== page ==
Joshua Topolsky, Former Verge Editor, Raises Funding for Digital Media Venture – Wall Street Journal
Joshua Topolsky is ready for his next act, and he’s setting out to fix digital media.
Mr. Topolsky, who helped co-launch The Verge and most recently served as the top digital editor at Bloomberg, has raised $5 million to found The Outline, a new digital publication set to debut this fall.
The funding round was led by the New York-based RRE Ventures, which has invested in the likes of BuzzFeed, Business Insider and the Skimm. Other investors include Advancit Capital, Boat Rocker Ventures and Nextview Ventures.
Mr. Topolsky is touting The Outline as something of the antidote to a rising crop of digital media brands that are reliant on social media distribution and, in his mind, are too focused on reaching massive user totals.
Instead, with The Outline, Mr. Topolsky said he is aiming to reach roughly 10 to 15 million users, most of whom come directly to his site. “This has to be a real brand,” he said. The site’s content will focus on three areas: power, as it relates to subjects like politics and business; culture; and the future. He said he’s aiming for a smart, influential readership.
The plan is to produce roughly 15 to 20 pieces of content a day, including text articles, more visual stories and video.
“I really want to move away from the impressions-based way of judging success,” he said. “We want to focus on the best way to tell a story. Digital media has millions of colors to paint with, and most of the time we only use like four.”
To help, he has hired 10 staffers, including journalists such as Aaron Edwards, formally of BuzzFeed News, and Adrianne Jeffries, who was most recently a managing editor at Vice. In addition, Mr. Topolsky has brought on Amanda Hale, formerly of the politics site Talking Points Memo, as head of revenue. The Outline staff may grow to 20 or 30 over the next few months, Mr. Topolsky added.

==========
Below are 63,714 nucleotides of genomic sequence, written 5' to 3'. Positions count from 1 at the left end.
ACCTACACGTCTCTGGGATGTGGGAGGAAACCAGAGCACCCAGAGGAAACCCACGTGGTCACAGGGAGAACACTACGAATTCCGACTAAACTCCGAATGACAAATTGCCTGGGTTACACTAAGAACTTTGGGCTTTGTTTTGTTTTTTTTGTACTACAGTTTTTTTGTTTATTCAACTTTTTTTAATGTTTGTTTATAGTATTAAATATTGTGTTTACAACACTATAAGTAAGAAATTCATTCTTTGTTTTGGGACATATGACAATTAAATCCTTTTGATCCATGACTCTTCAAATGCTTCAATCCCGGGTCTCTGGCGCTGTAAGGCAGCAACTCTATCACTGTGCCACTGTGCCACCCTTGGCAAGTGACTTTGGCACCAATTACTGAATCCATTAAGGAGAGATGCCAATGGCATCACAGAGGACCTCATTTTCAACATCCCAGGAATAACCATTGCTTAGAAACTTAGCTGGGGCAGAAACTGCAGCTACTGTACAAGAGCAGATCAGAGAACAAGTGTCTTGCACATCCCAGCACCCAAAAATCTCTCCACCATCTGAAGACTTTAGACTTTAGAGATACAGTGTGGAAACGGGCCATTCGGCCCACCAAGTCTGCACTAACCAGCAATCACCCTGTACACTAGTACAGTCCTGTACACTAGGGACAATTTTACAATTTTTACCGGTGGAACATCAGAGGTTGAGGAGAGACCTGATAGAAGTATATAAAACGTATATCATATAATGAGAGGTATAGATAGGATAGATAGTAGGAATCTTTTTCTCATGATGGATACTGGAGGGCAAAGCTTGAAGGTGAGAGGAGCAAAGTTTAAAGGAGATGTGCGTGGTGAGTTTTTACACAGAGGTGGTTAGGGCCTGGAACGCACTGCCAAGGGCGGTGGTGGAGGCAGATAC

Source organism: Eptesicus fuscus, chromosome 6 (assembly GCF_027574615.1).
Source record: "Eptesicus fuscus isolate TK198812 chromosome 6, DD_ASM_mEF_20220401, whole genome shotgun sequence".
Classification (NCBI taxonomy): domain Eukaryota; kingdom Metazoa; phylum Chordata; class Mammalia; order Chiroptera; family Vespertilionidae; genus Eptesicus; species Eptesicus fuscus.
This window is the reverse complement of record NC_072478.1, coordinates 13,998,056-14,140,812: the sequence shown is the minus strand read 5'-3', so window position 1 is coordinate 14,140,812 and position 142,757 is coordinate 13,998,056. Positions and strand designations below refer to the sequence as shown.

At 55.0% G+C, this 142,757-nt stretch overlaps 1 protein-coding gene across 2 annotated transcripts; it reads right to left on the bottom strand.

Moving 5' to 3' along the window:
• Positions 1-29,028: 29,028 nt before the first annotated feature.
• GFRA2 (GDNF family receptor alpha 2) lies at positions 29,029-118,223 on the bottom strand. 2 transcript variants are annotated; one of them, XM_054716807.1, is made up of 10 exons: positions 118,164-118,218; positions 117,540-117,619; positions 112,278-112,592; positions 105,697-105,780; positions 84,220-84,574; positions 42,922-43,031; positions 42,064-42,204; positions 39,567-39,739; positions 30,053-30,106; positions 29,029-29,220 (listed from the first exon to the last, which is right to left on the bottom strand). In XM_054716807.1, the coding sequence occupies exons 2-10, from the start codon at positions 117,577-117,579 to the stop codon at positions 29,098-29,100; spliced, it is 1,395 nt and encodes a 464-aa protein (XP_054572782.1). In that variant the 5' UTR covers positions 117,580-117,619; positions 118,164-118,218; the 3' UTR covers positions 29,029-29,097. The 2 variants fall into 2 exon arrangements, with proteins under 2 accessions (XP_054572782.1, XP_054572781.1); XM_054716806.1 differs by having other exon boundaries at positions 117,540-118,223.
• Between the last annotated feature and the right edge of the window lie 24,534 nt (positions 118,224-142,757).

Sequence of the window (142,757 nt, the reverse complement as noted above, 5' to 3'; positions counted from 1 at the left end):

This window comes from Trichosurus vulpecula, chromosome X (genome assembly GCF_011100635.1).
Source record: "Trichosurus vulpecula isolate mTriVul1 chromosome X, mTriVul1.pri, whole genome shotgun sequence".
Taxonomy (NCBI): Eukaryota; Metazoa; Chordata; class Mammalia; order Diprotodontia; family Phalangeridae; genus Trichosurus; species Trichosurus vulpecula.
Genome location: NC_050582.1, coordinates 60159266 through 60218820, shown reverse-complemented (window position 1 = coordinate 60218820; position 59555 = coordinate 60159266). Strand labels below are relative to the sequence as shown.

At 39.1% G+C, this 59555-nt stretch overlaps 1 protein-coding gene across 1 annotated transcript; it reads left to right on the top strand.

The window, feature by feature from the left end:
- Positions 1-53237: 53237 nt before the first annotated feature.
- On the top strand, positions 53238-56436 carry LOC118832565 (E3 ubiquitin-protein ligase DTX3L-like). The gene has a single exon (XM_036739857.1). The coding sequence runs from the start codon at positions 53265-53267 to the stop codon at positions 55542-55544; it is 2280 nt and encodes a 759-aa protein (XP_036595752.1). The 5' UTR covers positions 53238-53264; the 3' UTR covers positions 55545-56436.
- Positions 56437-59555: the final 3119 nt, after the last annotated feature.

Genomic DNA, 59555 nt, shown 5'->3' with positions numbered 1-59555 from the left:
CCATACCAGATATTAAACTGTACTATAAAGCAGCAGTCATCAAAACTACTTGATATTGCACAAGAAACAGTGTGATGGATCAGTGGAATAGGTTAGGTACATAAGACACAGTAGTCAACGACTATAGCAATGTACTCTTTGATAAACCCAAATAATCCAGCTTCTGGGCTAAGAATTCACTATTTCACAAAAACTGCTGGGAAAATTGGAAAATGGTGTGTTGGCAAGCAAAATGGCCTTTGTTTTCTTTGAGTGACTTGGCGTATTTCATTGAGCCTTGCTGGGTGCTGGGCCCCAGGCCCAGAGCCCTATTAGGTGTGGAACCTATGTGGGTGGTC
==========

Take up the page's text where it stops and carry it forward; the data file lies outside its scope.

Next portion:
On the video front, Boat Rocker Ventures could prove to be valuable partner. The company has a sister production company that has worked on such projects at the BBC America series “Orphan Black.”
Mr. Topolsky said he wants The Outline to think and act like a technology company–one that is constantly iterating and launching new products.
That’s often the way that digital native publishers like BuzzFeed and The Verge describe themselves. But too often, “you get trapped into chasing just a little more audience, and you never change your product,” he said. “You get locked in. We are not interested in a horserace.”
However, many digital media companies chase audiences driven by a belief that advertisers want to see huge numbers. Mr. Topolsky acknowledged that reality, but said he’s confident he can build a strong enough brand and a readership that will be desirable to marketers.
Will Porteous, general partner at RRE, said the fact that The Outline isn’t treating digital advertising as an afterthought “is refreshing.”
“It’s really a recognition that quality ads haven’t been core or a fundamental part of many digital media businesses,” he said.
Mr. Porteous said he likes that Mr. Topolsky was going against the grain in not emphasizing volume and trying to build a massive audience quickly–and praised The Outline for being data-driven in its approach.
But still, it remains to be seen how much of an audience the new site will be able to build “on its owned and operated properties versus distribution,” he said. “That’s the big question.”